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Sunnyside enthusiastically greets gubernatorial candidate Dino Rossi

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State Senator Jim Honeyford of Sunnyside (L) shakes Dino Rossi's hand during a speech this morning, Wednesday, hosted by the Sunnyside Daybreak Rotary Club.

Just 129 votes from winning the governor's office in 2004, Republican Dino Rossi is back in the race this November for the state's top job.

This morning he brought his message of a new Olympia to Sunnyside, rallying a crowd of well over 100 people during the Daybreak Rotary Club's meeting.

Amidst applause and occasional laughter, Rossi compared his experience as a businessman with that of his rival, Gov. Christine Gregoire, whom he said has been in Olympia for 40 years. "She hasn't had to work in the private sector during her adult life," he said.

Rossi also touted his experience in disproving naysayers, tracing his path from a child who grew up in low-income projects to a commercial real estate millionaire by the time he was 30. In between he supported himself with jobs ranging from construction to waxing the floors of the Space Needle.

Rossi said in politics he has refuted naysayers, as well. Besides his well-known 2004 run for governor, in which he negated a 30-point deficit in the polls, Rossi was the only Republican to unseat a Democratic incumbent in the 1996 state races, earning a seat in the State Senate.

As a chair of the Ways and Means Committee, Rossi said he balanced a budget, despite a shortfall, without raising taxes.

He reiterated a no-tax pledge this morning, and quoted a newspaper article in which Gregoire was quoted as favoring an income tax.

Rossi railed against Gregoire's 33 percent spending increase that has left the state with a $2.7 billion deficit.

If elected governor, Rossi said he will call for a stronger tracking system for sex offenders-he said under Gregoire's tenure 1,300 sex offenders have been freed into communities as homeless, with no known address.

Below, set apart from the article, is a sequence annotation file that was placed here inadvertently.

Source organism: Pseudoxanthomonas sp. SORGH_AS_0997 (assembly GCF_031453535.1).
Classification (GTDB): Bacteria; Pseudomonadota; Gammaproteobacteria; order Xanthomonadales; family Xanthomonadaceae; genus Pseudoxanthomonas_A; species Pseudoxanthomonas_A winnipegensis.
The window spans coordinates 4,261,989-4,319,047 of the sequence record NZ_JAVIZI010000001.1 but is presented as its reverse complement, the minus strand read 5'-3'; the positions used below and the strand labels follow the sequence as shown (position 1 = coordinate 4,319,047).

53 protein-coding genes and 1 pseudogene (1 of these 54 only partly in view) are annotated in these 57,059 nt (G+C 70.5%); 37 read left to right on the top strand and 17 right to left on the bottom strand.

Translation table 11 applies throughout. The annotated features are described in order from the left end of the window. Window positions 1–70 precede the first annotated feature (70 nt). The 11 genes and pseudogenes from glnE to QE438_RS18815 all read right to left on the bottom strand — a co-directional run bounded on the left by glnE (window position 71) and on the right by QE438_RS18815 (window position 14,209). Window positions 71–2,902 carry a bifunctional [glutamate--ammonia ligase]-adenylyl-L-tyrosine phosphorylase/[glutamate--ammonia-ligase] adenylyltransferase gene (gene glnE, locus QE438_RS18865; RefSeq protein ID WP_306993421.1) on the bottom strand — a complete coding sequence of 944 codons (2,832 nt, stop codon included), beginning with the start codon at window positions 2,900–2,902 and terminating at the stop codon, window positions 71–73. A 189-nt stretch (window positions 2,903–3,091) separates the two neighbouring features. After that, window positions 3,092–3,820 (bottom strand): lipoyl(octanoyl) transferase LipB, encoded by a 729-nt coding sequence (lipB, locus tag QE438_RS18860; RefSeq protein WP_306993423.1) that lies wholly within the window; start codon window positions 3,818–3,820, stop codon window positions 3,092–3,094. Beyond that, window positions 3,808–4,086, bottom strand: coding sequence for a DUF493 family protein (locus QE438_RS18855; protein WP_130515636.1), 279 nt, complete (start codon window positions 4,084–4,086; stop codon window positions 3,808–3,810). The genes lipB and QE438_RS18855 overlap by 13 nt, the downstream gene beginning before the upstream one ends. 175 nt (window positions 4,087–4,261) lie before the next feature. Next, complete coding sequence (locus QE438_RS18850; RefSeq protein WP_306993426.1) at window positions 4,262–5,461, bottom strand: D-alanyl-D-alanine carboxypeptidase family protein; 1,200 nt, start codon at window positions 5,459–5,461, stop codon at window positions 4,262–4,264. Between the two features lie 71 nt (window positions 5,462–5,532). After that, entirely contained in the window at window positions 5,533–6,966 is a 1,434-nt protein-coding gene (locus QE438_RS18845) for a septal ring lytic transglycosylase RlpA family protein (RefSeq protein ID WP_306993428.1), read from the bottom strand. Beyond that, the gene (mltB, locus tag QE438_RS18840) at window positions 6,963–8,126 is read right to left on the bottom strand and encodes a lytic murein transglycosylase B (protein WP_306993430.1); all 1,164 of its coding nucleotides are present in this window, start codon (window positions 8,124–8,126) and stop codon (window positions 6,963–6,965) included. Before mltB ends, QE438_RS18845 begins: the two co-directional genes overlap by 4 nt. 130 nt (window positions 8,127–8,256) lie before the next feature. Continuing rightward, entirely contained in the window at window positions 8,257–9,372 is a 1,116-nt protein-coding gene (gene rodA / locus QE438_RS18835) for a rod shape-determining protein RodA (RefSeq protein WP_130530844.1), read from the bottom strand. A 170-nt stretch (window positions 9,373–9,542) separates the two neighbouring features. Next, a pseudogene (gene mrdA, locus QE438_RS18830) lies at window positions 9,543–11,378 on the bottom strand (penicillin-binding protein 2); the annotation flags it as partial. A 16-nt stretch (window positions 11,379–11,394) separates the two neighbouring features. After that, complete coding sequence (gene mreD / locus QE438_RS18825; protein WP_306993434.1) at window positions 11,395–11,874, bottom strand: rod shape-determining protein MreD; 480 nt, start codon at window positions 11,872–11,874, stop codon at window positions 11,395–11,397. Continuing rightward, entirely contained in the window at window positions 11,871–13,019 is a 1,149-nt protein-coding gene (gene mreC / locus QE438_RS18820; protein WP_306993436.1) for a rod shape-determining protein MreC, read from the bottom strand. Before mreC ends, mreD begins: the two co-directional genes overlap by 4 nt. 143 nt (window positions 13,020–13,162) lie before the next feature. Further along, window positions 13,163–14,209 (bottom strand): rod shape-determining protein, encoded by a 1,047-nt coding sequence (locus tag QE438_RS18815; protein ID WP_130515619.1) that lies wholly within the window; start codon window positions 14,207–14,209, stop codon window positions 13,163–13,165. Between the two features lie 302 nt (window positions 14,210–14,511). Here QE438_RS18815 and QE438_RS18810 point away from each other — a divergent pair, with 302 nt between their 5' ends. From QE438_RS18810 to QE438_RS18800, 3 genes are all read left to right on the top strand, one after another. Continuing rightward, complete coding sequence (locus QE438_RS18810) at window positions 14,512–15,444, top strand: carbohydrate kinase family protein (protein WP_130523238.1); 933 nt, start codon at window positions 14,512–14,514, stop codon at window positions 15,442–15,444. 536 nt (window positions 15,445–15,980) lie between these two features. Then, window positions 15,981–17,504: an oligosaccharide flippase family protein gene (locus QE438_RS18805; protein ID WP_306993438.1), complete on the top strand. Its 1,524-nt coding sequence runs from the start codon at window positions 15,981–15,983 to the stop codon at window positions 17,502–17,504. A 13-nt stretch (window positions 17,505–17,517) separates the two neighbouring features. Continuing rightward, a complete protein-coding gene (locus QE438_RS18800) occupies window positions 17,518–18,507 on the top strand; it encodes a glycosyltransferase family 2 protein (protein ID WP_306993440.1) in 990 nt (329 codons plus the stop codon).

Further, Rossi said he would oppose early release for violent felons. That in contrast to the 3,100 violent felons he says have been released during the Gregoire administration.

Rossi also pointed to Gregoire's ad campaign that has criticized any and all things, including his daughter's dog. "If half the stuff (said about him) is true I wouldn't vote for myself," Rossi said in drawing laughter from the crowd.

Noting the governor has outspent him by $1 million this summer, Rossi said during that same time frame the polls have gone in his favor, with Gregoire slipping from a one percentage point lead to now trailing Rossi by a percentage point.

"If she spends a couple more million this might work out just fine," he smiled.

As for education, Rossi said as governor he would back legislation that focused on "what is best for children." He pointed to that in contrast to a $15 million education grant that he says the state lost because of disputes that "some teachers doing a good job might get paid more." The losers in that situation, he continued, were the children.

With more than 50,000 individual supporters averaging a donation of $88 each, Rossi's campaign has taken on a grassroots appeal. "It's like drinking from a firehose," he said of the overwhelming response he receives on the campaign trail.

If governor, Rossi said state agencies will be reined in and that efforts will be made to lessen the tax burden on businesses.

His goal if elected, he said, is for Washington state to be the "worst place in America to be a criminal and the best place to start a business."

Rossi closed by calling for supporters to spread his message. Noting the slim margin in the 2004 race, he said with a smile, "Help re-elect me this fall."

The message clicked with those in attendance. Some grabbed Rossi stickers and a senior citizen wrestled a huge Rossi yard sign in to the back of his car.

Rossi's platform connected with the young, too.

Dan Fiedler of Prosser was one of many who took a turn at shaking Rossi's hand and posing for a photo. "I just turned 18," he told Rossi, "and I'm going to vote for you."

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